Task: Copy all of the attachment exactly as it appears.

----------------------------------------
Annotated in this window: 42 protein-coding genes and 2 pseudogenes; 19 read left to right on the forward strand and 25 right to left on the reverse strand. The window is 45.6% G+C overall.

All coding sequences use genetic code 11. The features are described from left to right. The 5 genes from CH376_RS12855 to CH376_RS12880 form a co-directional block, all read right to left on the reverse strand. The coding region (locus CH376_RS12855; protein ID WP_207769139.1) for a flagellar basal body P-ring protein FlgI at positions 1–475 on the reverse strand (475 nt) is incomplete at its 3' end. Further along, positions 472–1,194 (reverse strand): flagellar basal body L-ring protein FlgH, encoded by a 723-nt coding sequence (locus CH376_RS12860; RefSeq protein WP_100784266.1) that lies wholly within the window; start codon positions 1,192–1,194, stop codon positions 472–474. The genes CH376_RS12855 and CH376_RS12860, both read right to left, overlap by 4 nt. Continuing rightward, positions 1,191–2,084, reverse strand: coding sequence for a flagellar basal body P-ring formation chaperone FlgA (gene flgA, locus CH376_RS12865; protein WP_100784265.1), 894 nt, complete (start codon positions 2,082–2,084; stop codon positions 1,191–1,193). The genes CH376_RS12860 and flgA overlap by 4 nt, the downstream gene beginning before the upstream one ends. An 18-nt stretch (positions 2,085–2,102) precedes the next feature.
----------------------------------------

Annotated in this window: 42 protein-coding genes and 2 pseudogenes; 19 read left to right on the forward strand and 25 right to left on the reverse strand. The window is 45.6% G+C overall.

All coding sequences use genetic code 11. The features are described from left to right. The 5 genes from CH376_RS12855 to CH376_RS12880 form a co-directional block, all read right to left on the reverse strand. The coding region (locus CH376_RS12855; protein ID WP_207769139.1) for a flagellar basal body P-ring protein FlgI at positions 1–475 on the reverse strand (475 nt) is incomplete at its 3' end. Further along, positions 472–1,194 (reverse strand): flagellar basal body L-ring protein FlgH, encoded by a 723-nt coding sequence (locus CH376_RS12860; RefSeq protein WP_100784266.1) that lies wholly within the window; start codon positions 1,192–1,194, stop codon positions 472–474. The genes CH376_RS12855 and CH376_RS12860, both read right to left, overlap by 4 nt. Continuing rightward, positions 1,191–2,084, reverse strand: coding sequence for a flagellar basal body P-ring formation chaperone FlgA (gene flgA, locus CH376_RS12865; protein WP_100784265.1), 894 nt, complete (start codon positions 2,082–2,084; stop codon positions 1,191–1,193). The genes CH376_RS12860 and flgA overlap by 4 nt, the downstream gene beginning before the upstream one ends. An 18-nt stretch (positions 2,085–2,102) precedes the next feature.